HOUSTON -- The same relief pitchers Astros manager A.J. Hinch has put in key situations all year are the same arms he's going to rely on to end the season. Hinch has no choice at this point. The bullpen, which had been a strength, has been a hindrance in September, but help isn't on the horizon.
Will Harris and Pat Neshek, two guys who have struggled in September, couldn't get it done with the game on the line Wednesday afternoon, allowing the Angels to rally for three runs in the eighth inning and beat the Astros, 6-5, at Minute Maid Park.
"That's a tough loss this time of year -- or really any time of year," Hinch said. "The way we fought back both in the seventh and the ninth is encouraging. But you definitely feel for the guys who have been there doing it for us all year. One of the big reasons we're where we're at on the good side of things is the way these guys have pitched. We didn't get into the game very well today. We didn't finish the game very well today. Tough loss for that group in there."
The Astros' relief corps was among the best in baseball through the first five months of the season, posting a 2.73 ERA through the end of August. September has been rough, though, as Houston relievers have a 6.63 ERA during a month in which the Astros have gone 7-14 and lost the division lead.
"When you pitch late in games, you know, it happens every now and then," Neshek said. "It's just happened a lot more frequently."
After the Astros took a 4-3 lead in the seventh, Harris (5-5) was pulled in the eighth after allowing a leadoff double to Mike Trout and a one-out walk to David Murphy. Neshek got C.J. Cron to fly out before David Freese hit a towering fly ball to left field that glanced off the wall and just out of the reach of Colby Rasmus, allowing a pair to score and put the Angels ahead, 5-4. Carlos Perez followed with an RBI single.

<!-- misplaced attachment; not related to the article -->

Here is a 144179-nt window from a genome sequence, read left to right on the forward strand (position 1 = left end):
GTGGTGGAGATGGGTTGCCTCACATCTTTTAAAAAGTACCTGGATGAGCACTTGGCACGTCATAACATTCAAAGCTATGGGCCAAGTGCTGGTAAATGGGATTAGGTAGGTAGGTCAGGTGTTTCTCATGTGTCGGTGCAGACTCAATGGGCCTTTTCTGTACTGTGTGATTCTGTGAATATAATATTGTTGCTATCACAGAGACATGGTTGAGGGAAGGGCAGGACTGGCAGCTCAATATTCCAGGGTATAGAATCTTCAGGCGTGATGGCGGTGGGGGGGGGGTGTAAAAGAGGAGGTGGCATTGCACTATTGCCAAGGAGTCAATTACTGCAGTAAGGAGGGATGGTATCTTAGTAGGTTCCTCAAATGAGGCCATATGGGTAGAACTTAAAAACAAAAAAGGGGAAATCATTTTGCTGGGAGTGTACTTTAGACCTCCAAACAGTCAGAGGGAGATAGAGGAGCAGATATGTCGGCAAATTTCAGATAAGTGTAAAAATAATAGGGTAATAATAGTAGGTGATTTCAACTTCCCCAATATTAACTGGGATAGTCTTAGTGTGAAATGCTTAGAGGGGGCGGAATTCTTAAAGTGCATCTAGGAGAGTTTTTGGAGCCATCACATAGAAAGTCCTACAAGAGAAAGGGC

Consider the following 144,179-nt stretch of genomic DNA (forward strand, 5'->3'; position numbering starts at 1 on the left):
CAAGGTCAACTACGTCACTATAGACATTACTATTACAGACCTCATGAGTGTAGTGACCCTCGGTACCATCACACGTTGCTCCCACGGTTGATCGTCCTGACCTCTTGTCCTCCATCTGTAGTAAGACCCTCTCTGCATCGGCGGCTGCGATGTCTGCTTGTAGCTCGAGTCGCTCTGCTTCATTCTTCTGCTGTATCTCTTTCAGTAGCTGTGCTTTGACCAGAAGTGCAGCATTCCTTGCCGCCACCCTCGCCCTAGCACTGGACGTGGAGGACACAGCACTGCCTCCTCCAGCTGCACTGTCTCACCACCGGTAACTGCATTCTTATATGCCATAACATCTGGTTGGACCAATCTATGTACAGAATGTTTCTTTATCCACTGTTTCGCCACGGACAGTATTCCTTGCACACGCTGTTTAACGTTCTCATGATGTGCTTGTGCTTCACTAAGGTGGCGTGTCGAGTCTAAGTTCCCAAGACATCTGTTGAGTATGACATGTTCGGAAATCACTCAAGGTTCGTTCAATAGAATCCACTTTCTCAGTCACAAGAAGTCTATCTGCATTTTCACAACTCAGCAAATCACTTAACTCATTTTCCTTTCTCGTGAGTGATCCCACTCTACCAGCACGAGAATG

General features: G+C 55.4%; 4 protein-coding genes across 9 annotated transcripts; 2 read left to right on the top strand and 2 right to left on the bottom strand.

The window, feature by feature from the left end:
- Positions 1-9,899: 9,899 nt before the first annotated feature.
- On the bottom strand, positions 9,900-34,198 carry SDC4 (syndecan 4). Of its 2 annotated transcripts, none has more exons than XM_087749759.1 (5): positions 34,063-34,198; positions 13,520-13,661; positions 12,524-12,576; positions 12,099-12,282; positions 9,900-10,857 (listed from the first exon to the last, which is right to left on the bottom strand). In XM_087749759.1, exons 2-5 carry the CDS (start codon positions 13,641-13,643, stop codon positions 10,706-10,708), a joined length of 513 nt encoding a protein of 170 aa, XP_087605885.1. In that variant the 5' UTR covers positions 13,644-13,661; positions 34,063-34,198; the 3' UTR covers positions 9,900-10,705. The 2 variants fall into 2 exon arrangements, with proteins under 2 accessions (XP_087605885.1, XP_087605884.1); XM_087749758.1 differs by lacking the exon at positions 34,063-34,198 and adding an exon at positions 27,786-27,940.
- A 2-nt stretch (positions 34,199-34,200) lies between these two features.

"I saw Freese put his head down, so I thought it was just a pop fly," said Neshek, who has a 7.50 ERA in nine games in September.
Sure, the Astros' bullpen is probably tired this time of year. The Astros have played 48 one-run games (19-29) and 30 two-run games (14-16), so there have been a lot of high-leverage innings. And with nine games remaining and a slim lead in the Wild Card race, there's more pressure to come.
"I'm not going to hang this loss on Pat," Hinch said. "We win as a team, we lose as a team. It's rough sledding right now in September, but we're still in a very, very favorable position to play these nine games and bring something special to the end of the season."
Brian McTaggart is a reporter for MLB.com and writes an MLBlog, Tag's Lines. Follow @brianmctaggart on Twitter and listen to his podcast. This story was not subject to the approval of Major League Baseball or its clubs.